On some 1940s maps of the National Mall in Washington, D.C., you’ll see a familiar shape between 4th and 7th streets. A full generation before ground was broken on a building for the Smithsonian’s expanding aviation and space collection, the contours were already there—labeled “Future Museum.” Ambitious city plans are nothing new in this town, but seldom have they been so prescient. Nearly 50 years after the National Air and Space Museum opened as a bicentennial birthday gift to the country, the label “future museum” still applies.
Human flight has always been a future-facing enterprise. Years before the Wright brothers achieved the first heavier-than-air flight, Wilbur wrote in a letter to the Smithsonian Institution: “I wish to avail myself of all that is already known and then if possible add my mite to help on the future worker who will attain final success.”
The blue sky is the provenance of dreamers, and the exacting technologies invented to conquer that frontier represent the height of human imagination, innovation, and inspiration—what President John Kennedy called the measure of our best energies and skills. The artifacts that fill our galleries—from the SR-71 Blackbird to the space shuttle Discovery—represent generations of work toward goals once thought to be unreachable. Millions of people visit this Museum to see the ideas that defy accepted wisdom and the multitude of futures they represent.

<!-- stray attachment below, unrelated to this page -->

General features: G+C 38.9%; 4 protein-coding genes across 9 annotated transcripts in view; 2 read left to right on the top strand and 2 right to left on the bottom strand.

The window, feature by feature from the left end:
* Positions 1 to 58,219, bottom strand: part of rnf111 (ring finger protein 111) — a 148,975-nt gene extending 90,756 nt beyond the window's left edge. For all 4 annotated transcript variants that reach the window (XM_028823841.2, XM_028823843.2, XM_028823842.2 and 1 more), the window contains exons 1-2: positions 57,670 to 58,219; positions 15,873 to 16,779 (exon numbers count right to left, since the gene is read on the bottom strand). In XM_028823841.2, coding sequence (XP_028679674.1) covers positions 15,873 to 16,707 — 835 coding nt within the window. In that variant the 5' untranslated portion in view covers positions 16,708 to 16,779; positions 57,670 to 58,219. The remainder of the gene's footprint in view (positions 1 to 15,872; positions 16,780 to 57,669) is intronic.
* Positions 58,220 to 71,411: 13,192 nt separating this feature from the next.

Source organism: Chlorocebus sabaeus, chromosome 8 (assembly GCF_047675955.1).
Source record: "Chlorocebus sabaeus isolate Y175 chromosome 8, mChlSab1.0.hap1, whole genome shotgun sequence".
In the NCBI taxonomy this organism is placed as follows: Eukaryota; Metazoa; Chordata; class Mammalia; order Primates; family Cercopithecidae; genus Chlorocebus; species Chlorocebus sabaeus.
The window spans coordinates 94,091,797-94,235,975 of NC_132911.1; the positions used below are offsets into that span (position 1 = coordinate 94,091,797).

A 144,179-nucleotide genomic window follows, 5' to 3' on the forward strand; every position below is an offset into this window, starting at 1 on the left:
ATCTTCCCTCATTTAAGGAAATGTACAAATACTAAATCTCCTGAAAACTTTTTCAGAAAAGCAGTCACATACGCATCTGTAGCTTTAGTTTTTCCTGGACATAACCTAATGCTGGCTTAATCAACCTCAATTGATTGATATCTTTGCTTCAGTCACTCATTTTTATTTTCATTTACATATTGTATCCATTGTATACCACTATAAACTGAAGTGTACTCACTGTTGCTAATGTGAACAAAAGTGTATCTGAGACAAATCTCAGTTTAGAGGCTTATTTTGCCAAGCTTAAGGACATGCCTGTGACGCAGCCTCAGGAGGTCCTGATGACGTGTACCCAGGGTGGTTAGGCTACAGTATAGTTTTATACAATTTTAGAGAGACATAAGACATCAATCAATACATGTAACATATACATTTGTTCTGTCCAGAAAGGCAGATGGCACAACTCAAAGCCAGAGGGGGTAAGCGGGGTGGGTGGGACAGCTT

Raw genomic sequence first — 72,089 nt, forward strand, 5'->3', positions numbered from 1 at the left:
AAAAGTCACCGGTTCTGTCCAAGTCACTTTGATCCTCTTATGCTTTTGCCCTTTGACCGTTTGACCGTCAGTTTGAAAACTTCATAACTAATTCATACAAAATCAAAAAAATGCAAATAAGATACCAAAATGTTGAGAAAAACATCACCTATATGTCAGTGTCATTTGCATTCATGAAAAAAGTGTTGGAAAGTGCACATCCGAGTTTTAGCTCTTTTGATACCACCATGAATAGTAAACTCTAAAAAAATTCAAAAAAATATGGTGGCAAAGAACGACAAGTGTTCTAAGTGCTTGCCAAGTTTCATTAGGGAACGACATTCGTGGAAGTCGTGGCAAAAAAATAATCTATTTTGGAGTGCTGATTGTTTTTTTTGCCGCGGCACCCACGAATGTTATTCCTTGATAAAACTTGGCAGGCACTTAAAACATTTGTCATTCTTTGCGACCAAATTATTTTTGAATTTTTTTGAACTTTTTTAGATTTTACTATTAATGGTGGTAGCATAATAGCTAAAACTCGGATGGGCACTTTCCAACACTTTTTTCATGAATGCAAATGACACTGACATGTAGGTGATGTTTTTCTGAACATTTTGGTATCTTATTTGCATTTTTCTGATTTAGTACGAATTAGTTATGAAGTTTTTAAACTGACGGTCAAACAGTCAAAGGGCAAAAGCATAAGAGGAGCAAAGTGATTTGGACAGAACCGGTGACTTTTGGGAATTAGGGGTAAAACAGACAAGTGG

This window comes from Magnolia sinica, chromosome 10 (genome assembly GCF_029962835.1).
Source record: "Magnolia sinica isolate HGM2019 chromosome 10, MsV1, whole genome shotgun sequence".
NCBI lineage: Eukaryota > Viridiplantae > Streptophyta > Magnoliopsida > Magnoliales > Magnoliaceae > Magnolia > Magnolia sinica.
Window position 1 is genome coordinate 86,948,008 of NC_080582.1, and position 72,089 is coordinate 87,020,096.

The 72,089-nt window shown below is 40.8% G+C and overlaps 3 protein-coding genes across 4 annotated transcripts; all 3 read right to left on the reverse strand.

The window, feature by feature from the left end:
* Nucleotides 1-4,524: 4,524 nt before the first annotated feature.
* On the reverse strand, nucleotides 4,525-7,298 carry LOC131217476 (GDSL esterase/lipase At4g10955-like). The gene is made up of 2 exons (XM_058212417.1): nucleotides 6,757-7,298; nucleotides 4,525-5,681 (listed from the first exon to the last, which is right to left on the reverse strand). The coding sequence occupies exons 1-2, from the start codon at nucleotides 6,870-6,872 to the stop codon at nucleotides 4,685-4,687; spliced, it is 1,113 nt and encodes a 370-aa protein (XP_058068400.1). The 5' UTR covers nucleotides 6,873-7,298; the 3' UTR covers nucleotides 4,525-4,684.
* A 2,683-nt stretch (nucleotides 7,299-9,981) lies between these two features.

Our Museum is currently undergoing a once-in-a-generation re-imagining. When our first phase reopens late next year, several galleries and major new artifacts will explore the potential near- and long-term futures that may emerge with further advances in technology. But there’s no need to wait to see what the future may hold.
This fall the Smithsonian’s Arts and Industries Building will debut FUTURES. Part exhibition, part festival, it will showcase artwork, technologies, and ideas that explore humanity’s next chapter and empower visitors to become future-makers themselves. The Arts and Industries Building opened in 1881 as the first “National Museum,” and there is no better place to host a conversation about what comes next—whether air taxis, AI-augmented algorithms, or a green energy revolution. To expand on the FUTURES theme, every feature in this issue focuses on forward-facing projects—from corporate aircraft to the next space telescope. Reading them, you might consider—like Wilbur Wright—all that is already known, and how you can add your own mite to a brighter future.
Christopher U. Browne is the Acting Director of the National Air and Space Museum.